Background: The use of hydraulic fracturing technology allows energy companies to drill miles-long horizontal wells and extract oil and gas deposits by fracturing shale rock. In Colorado, fracking has led to a boom in the energy industry in Colorado, which counts $30 billion in economic impact and tens of thousands of jobs. However, the proliferation of wells and their location near Front Range communities is generating conflict.
He’s a major industry supporter
A: Gardner is a supporter of the oil and gas industry, and the industry has supported his campaigns in return. He doesn’t believe additional regulations are needed. In addition, he supported an effort to roll back a regulation to limit methane emissions from drilling sites on federal land. The critics of the rule, which was put in place by President Barack Obama, suggested it amounted to federal overreach. As for the state-level methane limits, he accepts the state has its own regulations and believes each state should set the bar themselves.
A mixed record on fracking
A: Hickenlooper has long supported fracking but now wants to make fracking “obsolete.” He won’t explain his position. But he has argued that prohibiting drilling in Colorado would shift more drilling out of state and will not help drive down global greenhouse gas emissions.
He supports 100% renewable energy by 2050, which would essentially shut down the oil and gas industry. And he supports tighter restrictions on methane emissions and helped put such a rule in place in Colorado.
Background: The political conversation about climate change is significant in Colorado, where the Democratic-led legislature is making significant policy shifts with support from Gov. Jared Polis. In Colorado, just 23% of the state’s power is generated from wind, solar and hydroelectric power, with the rest coming from fossil fuels like coal and natural gas. Any policy moves would affect the energy industry that employs more than 30,000 workers in the state, among oil, gas and coal.
He supports wind and solar energy but opposes reductions in fossil fuels
A: Gardner touts an all-of-the-above approach to energy policy and supports efforts to boost wind and solar industries in Colorado. But his campaign website says he rejected the premise that addressing climate change means shutting down power plants that rely on coal and other fossil fuels. He touts his Great American Outdoors Act , because it addresses biodiversity and climate change by not allowing development of certain public lands. He also fought for increases in federal funding for the National Renewable Energy Laboratory in Golden.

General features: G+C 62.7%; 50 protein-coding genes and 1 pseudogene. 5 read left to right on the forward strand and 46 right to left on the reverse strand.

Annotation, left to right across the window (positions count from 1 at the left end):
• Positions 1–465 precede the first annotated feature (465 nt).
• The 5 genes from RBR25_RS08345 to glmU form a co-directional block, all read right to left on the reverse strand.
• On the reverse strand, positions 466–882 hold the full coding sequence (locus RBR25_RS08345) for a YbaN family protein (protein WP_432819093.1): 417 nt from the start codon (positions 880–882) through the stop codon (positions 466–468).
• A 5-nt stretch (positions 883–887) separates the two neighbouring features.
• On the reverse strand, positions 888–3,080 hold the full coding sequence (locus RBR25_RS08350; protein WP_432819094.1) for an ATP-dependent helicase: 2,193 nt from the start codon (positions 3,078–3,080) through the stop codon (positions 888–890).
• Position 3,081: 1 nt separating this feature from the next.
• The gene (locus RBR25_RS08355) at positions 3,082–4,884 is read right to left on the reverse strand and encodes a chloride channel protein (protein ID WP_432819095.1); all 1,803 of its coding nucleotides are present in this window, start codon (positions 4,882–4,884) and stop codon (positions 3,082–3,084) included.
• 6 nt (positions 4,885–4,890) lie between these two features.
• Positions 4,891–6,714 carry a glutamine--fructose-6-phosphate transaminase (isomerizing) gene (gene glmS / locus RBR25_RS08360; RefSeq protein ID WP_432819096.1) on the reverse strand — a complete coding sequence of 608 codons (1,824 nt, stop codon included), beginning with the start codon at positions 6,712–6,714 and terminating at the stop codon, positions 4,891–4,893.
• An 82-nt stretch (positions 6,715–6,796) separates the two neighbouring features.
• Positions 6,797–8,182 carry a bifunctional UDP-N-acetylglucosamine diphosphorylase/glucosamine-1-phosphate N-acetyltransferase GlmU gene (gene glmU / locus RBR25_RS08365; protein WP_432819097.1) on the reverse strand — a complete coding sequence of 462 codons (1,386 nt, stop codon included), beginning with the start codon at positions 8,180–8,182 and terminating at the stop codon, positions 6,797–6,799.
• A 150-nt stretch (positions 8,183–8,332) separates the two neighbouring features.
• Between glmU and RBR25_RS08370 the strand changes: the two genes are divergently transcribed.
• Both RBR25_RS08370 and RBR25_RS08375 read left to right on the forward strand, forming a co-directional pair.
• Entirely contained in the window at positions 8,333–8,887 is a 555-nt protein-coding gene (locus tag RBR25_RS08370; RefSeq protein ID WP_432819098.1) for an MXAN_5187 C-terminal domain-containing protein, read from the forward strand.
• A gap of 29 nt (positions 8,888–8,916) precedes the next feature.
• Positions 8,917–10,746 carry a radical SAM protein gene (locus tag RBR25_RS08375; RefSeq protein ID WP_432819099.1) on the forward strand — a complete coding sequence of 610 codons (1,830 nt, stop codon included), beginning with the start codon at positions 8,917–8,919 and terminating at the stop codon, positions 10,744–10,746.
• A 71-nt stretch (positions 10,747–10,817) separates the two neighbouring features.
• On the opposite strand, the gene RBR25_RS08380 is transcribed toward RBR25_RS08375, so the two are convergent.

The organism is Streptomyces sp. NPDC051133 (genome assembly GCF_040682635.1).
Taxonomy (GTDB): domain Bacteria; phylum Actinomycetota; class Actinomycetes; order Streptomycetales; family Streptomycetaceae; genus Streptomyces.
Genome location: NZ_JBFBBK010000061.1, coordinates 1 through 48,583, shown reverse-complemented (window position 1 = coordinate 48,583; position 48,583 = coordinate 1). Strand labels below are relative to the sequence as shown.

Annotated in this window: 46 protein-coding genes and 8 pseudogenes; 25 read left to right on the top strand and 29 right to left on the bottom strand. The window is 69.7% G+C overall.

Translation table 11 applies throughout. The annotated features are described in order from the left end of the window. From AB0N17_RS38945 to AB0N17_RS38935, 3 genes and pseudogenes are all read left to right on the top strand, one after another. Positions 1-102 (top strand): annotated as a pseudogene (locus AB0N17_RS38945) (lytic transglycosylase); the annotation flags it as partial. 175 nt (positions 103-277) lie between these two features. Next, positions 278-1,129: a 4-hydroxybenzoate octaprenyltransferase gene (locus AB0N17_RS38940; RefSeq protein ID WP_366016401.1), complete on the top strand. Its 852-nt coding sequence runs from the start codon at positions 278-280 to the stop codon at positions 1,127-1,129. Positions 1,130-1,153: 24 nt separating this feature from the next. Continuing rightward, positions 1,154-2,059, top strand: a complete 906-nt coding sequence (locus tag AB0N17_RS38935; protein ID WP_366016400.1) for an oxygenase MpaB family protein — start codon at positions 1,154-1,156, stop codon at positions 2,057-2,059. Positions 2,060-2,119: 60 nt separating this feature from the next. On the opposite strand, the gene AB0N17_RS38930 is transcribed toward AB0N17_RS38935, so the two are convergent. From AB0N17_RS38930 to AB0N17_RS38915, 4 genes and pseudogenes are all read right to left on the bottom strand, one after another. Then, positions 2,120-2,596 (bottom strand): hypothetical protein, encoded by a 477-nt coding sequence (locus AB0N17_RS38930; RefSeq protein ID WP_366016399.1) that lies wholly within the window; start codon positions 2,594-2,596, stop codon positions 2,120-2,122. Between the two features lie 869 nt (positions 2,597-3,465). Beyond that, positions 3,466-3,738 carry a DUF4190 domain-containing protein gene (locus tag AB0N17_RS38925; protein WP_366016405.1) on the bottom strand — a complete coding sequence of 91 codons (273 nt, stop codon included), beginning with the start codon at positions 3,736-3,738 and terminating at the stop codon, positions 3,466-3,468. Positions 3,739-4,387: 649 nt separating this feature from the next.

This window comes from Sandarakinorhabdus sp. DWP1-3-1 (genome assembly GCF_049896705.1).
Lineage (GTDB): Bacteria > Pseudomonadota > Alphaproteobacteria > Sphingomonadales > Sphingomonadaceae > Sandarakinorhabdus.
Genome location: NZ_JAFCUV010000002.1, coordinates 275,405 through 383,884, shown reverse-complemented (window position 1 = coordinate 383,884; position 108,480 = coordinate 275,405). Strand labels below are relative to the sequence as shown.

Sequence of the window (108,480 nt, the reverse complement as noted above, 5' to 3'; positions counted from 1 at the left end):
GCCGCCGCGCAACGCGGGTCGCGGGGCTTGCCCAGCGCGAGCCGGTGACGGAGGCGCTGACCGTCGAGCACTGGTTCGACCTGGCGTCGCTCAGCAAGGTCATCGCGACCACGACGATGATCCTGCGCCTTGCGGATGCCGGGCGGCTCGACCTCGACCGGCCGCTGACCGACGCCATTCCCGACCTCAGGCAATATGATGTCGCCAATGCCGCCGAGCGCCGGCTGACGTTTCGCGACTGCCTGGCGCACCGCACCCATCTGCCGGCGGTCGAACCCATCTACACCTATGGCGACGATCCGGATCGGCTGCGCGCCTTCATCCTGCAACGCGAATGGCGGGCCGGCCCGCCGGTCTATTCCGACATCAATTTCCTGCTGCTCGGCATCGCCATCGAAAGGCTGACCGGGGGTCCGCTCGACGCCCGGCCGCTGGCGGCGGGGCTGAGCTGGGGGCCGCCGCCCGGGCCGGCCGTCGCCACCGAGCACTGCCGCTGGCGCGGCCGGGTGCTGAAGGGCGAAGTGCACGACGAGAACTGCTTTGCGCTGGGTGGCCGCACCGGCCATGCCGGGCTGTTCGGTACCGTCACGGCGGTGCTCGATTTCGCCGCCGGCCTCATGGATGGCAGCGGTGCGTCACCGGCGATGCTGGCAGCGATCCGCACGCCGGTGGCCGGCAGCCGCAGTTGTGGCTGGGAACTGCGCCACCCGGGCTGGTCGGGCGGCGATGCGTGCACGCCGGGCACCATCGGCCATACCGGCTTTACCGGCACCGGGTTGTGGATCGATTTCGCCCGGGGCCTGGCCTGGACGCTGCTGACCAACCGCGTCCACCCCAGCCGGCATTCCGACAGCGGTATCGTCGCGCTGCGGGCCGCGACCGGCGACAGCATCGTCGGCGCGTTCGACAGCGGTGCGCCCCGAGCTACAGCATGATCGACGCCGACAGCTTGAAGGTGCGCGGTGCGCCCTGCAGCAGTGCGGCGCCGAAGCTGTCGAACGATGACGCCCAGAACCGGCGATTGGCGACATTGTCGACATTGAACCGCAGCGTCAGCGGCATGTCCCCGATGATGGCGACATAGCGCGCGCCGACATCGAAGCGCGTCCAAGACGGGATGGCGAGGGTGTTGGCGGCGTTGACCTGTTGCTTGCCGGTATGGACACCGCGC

Wants a transition to 100% renewable energy by 2050
A: Hickenlooper says federal lawmakers should set a goal to achieve a 100% renewable energy economy with net-zero emissions by 2050. In the interim, he wants to see a 43% reduction in greenhouse gas emissions by 2030. He would fight to rejoin the Paris Climate Accord, enforcing stricter standards on methane pollution and other harmful emissions and increase the development of wind and solar energy.
His policy proposals would allow the oil and gas industry to continue operations for decades, however. He says the implementation of a carbon dividend plan will allow revenue generated from the price of carbon to be returned directly to American taxpayers as a dividend.
Background: The Green New Deal is a resolution authored by progressive members of Congress to tackle climate change and further economic equity. Unveiled in 2019, the resolution is short on details and not actual legislation, but it lays out broad goals to reduce greenhouse gas emissions and to help put people to work on renewable energy technologies.
He opposes the Green New Deal
A: In 2019, he opposed a measure to advance the proposals outlined in the Green New Deal even as he acknowledged that human activity is contributing to climate change. He says such a plan would decimate the fossil fuel industry and cost thousands of jobs.
Despite prior statements, he opposes the Green New Deal
A: In his failed 2020 presidential campaign, Hickenlooper initially suggested he would embrace 99% of the Green New Deal. But then he changed direction, saying he supports the concept but not the proposal, writing an opinion piece titled “the Green New Deal sets us up for failure.”
He says whatever policies come forward on climate change must be easy to put in place so they can make an impact sooner. With the complexity of the Green New Deal, such as providing a federal job guarantee for every American, he says it would be difficult to get the legislation through Congress and even harder to implement.
Background: Coloradans this year will choose whether to direct the state to develop a plan to reintroduce wolves into the state in 2023 under Proposition 114. The idea is that connecting wolf populations in the Northern Rockies with packs in the south will enable recovery of a species that was nearly hunted to extinction in the early 1900s.
Opposed for many reasons
A: The recent discovery of a wolf pack in northwestern Colorado means state-led reintroduction is not necessary, Gardner says. He also is concerned about the livelihood of ranchers and hunters who would be impacted by wolves.
Opposed reintroduction as governor
A: It’s not clear where he stands. Hickenlooper as governor opposed reintroducing wolves to Colorado. He signed a letter sent to the Department of Interior expressing opposition to reintroducing wolves in the mountain west. He and others have argued that the Mexican gray wolf never previously existed in Colorado.